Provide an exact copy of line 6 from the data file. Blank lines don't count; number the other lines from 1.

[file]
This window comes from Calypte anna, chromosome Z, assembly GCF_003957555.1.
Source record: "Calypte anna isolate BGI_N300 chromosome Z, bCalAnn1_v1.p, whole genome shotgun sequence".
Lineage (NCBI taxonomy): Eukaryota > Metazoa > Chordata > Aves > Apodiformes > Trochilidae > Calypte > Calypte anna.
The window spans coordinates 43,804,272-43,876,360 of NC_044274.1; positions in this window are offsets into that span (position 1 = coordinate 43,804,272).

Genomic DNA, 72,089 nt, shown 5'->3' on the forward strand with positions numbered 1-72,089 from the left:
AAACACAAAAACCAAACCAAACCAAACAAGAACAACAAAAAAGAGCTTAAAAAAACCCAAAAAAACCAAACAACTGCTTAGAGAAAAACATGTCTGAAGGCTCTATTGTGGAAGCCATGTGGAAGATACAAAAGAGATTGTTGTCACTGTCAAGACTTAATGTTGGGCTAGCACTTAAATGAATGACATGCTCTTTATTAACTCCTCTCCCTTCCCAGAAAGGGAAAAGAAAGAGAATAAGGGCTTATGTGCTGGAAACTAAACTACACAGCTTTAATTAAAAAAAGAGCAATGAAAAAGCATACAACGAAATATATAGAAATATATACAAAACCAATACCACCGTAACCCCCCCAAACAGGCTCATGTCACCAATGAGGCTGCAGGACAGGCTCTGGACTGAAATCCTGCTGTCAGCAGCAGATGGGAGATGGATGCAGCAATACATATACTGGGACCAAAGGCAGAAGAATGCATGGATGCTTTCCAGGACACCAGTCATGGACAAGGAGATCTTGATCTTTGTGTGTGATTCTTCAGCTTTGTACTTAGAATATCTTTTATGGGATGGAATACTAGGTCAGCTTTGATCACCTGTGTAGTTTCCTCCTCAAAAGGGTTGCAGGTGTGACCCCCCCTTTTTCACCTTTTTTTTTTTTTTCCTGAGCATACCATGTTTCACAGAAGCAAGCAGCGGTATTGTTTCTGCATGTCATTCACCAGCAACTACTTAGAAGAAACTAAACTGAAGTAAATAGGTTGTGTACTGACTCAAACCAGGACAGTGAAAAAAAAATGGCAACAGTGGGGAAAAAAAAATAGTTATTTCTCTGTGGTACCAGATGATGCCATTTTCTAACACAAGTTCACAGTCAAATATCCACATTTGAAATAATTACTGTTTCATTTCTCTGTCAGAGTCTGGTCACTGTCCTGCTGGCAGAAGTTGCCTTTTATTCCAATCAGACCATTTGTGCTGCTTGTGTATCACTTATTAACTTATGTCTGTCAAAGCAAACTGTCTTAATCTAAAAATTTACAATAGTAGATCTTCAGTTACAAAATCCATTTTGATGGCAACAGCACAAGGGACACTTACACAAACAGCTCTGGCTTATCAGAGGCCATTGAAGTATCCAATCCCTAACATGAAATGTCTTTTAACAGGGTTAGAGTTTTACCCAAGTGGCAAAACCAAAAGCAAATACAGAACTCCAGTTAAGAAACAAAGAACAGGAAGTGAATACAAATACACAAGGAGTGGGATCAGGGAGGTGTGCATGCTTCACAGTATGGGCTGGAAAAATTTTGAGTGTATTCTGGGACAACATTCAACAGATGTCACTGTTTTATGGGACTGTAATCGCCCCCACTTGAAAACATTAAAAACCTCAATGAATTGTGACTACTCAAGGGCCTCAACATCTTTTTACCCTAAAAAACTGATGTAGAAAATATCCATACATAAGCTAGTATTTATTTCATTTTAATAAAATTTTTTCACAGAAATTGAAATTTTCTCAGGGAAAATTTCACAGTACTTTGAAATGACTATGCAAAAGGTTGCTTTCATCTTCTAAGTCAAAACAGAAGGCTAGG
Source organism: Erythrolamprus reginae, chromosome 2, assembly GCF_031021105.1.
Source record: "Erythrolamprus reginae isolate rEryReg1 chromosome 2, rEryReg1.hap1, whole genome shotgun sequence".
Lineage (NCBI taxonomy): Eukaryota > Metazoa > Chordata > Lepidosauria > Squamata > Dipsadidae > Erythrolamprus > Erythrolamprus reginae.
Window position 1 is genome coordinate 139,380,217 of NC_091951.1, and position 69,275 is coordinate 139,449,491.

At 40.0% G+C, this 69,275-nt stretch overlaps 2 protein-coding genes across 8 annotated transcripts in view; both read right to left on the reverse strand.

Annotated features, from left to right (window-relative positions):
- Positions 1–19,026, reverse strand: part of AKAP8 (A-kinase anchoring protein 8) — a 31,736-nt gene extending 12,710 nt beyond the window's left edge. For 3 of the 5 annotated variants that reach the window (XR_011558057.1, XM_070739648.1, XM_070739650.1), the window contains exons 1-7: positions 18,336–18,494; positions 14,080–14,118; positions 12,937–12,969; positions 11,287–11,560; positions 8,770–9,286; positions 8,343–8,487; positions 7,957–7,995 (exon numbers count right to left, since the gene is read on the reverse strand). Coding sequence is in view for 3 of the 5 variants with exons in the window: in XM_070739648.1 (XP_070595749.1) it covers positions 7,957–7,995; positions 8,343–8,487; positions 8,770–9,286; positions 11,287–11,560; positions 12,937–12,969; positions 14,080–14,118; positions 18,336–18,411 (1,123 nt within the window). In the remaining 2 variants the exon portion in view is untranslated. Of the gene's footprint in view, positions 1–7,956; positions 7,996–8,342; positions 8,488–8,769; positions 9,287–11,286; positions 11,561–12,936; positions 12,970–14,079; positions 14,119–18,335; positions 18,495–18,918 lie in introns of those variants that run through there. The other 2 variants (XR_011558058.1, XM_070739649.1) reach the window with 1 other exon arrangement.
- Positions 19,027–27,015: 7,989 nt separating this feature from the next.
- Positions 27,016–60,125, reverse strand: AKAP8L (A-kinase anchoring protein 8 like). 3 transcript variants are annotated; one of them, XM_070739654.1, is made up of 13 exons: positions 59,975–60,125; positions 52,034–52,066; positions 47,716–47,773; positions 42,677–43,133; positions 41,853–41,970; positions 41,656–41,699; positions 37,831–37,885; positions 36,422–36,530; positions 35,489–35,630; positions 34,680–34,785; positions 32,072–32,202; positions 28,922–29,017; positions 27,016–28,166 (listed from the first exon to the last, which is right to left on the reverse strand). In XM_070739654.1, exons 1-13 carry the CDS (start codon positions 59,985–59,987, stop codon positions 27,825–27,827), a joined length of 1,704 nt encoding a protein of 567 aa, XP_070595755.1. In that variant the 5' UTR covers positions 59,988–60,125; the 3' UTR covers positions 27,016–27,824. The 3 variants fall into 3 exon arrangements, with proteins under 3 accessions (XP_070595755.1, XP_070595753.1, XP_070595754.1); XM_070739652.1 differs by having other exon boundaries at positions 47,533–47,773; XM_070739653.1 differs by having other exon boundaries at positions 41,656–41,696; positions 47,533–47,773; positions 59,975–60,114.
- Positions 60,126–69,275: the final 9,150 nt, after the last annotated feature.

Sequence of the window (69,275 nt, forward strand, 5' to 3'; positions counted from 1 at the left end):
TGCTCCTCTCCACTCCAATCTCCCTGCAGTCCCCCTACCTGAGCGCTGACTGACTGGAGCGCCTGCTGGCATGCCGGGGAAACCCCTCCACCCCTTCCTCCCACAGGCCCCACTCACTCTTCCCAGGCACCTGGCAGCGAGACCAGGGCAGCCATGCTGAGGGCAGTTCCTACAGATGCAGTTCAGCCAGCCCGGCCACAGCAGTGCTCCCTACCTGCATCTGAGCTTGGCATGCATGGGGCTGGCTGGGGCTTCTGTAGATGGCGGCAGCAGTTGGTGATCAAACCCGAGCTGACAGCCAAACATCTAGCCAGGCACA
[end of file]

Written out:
AAACACAAAAACCAAACCAAACCAAACAAGAACAACAAAAAAGAGCTTAAAAAAACCCAAAAAAACCAAACAACTGCTTAGAGAAAAACATGTCTGAAGGCTCTATTGTGGAAGCCATGTGGAAGATACAAAAGAGATTGTTGTCACTGTCAAGACTTAATGTTGGGCTAGCACTTAAATGAATGACATGCTCTTTATTAACTCCTCTCCCTTCCCAGAAAGGGAAAAGAAAGAGAATAAGGGCTTATGTGCTGGAAACTAAACTACACAGCTTTAATTAAAAAAAGAGCAATGAAAAAGCATACAACGAAATATATAGAAATATATACAAAACCAATACCACCGTAACCCCCCCAAACAGGCTCATGTCACCAATGAGGCTGCAGGACAGGCTCTGGACTGAAATCCTGCTGTCAGCAGCAGATGGGAGATGGATGCAGCAATACATATACTGGGACCAAAGGCAGAAGAATGCATGGATGCTTTCCAGGACACCAGTCATGGACAAGGAGATCTTGATCTTTGTGTGTGATTCTTCAGCTTTGTACTTAGAATATCTTTTATGGGATGGAATACTAGGTCAGCTTTGATCACCTGTGTAGTTTCCTCCTCAAAAGGGTTGCAGGTGTGACCCCCCCTTTTTCACCTTTTTTTTTTTTTTCCTGAGCATACCATGTTTCACAGAAGCAAGCAGCGGTATTGTTTCTGCATGTCATTCACCAGCAACTACTTAGAAGAAACTAAACTGAAGTAAATAGGTTGTGTACTGACTCAAACCAGGACAGTGAAAAAAAAATGGCAACAGTGGGGAAAAAAAAATAGTTATTTCTCTGTGGTACCAGATGATGCCATTTTCTAACACAAGTTCACAGTCAAATATCCACATTTGAAATAATTACTGTTTCATTTCTCTGTCAGAGTCTGGTCACTGTCCTGCTGGCAGAAGTTGCCTTTTATTCCAATCAGACCATTTGTGCTGCTTGTGTATCACTTATTAACTTATGTCTGTCAAAGCAAACTGTCTTAATCTAAAAATTTACAATAGTAGATCTTCAGTTACAAAATCCATTTTGATGGCAACAGCACAAGGGACACTTACACAAACAGCTCTGGCTTATCAGAGGCCATTGAAGTATCCAATCCCTAACATGAAATGTCTTTTAACAGGGTTAGAGTTTTACCCAAGTGGCAAAACCAAAAGCAAATACAGAACTCCAGTTAAGAAACAAAGAACAGGAAGTGAATACAAATACACAAGGAGTGGGATCAGGGAGGTGTGCATGCTTCACAGTATGGGCTGGAAAAATTTTGAGTGTATTCTGGGACAACATTCAACAGATGTCACTGTTTTATGGGACTGTAATCGCCCCCACTTGAAAACATTAAAAACCTCAATGAATTGTGACTACTCAAGGGCCTCAACATCTTTTTACCCTAAAAAACTGATGTAGAAAATATCCATACATAAGCTAGTATTTATTTCATTTTAATAAAATTTTTTCACAGAAATTGAAATTTTCTCAGGGAAAATTTCACAGTACTTTGAAATGACTATGCAAAAGGTTGCTTTCATCTTCTAAGTCAAAACAGAAGGCTAGG